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Wednesday, May 2, 2012

Cooking Your Mojo

Old John-Bear with two of my Master Candles
"Mojo" is a funny word. It probably comes from a West African word mojuba, which means "charm" but its use in Southern culture - influenced by its use in conjure, of course - has transformed. You can get an idea of what mojo means by its various uses. From advertising of conjure curios to blues lyrics, it has come to mean an awful lot of things: sexual potency, skill, luck, self-esteem, confidence.

One old rootworker lady I used to know used it in a way that I've since fallen in love with. It took me a long time to figure out what she meant by the term "mojo." She used it to describe the essential traits of not just people, but animals, things and places too. If she were a neo-pagan, she might have used the term "energy," but that phrase doesn't quite encompass it.

When it came to conjure, though, it is all about the mojo. The rootworker has mojo that she lends to the work she's doing. Some rootworkers don't need a whole lot more than their own mojo, laying on hands, using breath and spittle and prayer.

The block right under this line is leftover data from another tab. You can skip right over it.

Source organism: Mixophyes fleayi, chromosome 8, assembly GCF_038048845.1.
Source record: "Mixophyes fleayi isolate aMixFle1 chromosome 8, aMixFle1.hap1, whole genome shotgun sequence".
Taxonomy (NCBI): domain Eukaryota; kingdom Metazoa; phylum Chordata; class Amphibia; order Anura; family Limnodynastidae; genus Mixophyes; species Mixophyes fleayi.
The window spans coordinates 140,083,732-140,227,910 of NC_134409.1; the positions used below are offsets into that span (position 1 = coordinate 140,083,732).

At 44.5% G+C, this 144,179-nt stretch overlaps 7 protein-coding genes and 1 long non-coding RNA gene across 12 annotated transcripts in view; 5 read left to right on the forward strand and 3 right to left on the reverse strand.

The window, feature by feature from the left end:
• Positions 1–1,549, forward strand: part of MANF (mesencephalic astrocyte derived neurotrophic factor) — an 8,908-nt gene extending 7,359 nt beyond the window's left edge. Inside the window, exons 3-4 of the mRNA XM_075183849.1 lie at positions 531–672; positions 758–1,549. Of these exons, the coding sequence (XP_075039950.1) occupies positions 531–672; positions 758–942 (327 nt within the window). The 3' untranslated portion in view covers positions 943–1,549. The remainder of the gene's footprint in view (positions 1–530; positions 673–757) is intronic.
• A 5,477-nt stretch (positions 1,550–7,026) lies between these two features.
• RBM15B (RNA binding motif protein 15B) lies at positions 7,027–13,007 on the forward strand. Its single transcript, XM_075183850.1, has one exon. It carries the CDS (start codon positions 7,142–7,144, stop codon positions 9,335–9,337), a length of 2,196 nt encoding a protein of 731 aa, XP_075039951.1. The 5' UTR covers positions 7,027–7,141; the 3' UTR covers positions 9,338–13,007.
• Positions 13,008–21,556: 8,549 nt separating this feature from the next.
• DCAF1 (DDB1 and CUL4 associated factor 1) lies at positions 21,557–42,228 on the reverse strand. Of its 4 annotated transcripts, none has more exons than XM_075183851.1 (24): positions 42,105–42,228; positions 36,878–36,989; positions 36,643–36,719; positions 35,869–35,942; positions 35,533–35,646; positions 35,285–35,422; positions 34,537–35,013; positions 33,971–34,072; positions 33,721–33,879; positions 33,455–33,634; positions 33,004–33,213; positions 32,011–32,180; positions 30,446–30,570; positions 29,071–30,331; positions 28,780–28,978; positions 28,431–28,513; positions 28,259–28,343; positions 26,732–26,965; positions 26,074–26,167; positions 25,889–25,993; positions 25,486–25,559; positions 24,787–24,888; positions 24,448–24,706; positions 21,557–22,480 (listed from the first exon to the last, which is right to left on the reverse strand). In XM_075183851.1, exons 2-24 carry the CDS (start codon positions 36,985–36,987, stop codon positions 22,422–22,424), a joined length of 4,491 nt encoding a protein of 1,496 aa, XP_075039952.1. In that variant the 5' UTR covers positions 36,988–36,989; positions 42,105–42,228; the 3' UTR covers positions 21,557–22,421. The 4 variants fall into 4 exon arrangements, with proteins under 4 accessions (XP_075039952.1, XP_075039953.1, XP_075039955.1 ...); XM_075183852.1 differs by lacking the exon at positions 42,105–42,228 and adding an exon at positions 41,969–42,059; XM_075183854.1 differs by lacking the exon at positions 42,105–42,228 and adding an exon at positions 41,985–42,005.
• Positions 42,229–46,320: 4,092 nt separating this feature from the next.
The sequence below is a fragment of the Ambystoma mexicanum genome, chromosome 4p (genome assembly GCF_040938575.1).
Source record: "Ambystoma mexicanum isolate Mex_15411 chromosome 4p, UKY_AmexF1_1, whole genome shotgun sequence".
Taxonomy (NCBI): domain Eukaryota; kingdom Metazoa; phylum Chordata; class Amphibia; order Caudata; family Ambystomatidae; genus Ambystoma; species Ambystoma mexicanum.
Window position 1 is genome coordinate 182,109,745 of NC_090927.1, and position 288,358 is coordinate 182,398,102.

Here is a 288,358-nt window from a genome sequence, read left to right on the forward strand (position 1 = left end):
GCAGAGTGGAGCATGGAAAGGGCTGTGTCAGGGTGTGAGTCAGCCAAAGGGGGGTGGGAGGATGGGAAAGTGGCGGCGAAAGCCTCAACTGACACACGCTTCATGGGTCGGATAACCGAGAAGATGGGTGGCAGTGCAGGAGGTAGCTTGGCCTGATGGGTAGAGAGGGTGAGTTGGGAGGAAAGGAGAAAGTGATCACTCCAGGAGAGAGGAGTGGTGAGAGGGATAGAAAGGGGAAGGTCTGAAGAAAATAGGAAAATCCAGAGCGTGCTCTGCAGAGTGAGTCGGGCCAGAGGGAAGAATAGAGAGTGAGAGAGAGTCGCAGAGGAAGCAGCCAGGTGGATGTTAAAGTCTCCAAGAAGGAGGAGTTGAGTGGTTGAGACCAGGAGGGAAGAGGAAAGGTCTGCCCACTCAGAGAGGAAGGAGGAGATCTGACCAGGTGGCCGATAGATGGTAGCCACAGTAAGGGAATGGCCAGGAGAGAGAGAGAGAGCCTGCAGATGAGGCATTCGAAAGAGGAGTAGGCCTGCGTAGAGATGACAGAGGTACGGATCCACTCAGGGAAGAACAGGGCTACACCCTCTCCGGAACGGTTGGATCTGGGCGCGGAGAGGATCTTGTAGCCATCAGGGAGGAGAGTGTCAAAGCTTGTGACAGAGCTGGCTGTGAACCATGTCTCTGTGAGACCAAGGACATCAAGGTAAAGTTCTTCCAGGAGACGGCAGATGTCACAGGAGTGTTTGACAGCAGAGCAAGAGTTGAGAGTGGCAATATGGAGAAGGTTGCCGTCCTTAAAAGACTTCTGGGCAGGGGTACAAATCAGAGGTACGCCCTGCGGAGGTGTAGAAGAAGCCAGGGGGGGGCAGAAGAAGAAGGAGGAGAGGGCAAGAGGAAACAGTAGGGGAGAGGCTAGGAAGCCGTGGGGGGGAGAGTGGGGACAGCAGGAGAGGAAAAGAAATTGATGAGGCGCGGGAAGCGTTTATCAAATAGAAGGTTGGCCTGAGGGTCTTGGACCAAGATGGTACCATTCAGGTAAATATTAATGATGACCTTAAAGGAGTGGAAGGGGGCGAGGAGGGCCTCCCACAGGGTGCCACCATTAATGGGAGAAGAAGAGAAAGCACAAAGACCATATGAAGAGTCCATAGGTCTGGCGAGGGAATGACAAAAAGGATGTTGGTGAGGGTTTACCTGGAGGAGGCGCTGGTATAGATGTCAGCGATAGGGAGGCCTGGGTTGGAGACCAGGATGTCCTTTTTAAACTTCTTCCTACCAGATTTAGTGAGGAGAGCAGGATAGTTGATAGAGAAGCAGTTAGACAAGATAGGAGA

But unlike many modern occultists, a root doctor will never tell you that all the magic is "just inside you" and the roots, herbs, animal parts and minerals we use "just props to help you focus." To the conjure, everything has mojo, and to claim that it's only people who have it is not just wrong, but it's a little uppity, too.

Mojo has a "flavor," too. People can shift the flavor of their mojo when they're working, if they've got the talent and/or the training. A rootworker does this as they work different kinds of magic: from love to blessing to crossing to healing. Some of this can stick around, like a cooking pot that wasn't cleaned good enough, to taint other work you do, which is why conjures also emphasize cleansing well and often.

The mojo of most non-person things is pretty fixed, however. Mint has a flavor of "money," and patchouli has a flavor of "love." Working conjure is like cooking - you bring ingredients together with a complementary mojo "flavor" to strengthen the work you're doing. In fact, I sometimes refer to setting oils, mojos and other finished curios in front of my master candles as "cooking" them.


  1. Old John-Bear? I want to know more about him!

  2. Sure thing! I'll have to do a post on him. He's such a central part of my conjure practice, that I forget sometimes folks have no idea what the hell I'm talking about when I reference him. ;)

  3. I have the most wonderful imaginings for the use of ‘cooking’ in reference to magick. Not necessarily as it applies to Conjure, but I can so see a backcountry ceremonial magician “gettin’ ready to cook him up some talismans, so as to command him them spirits.” More on topic, I like the metaphor.


  4. That's kinda what I do with it, yeah. :) I feel like there's a "boiling point" to most mojo, and getting it to the right fever pitch through a combination of your own Work, aid from spiritual assistants and by using the right flavor of curios.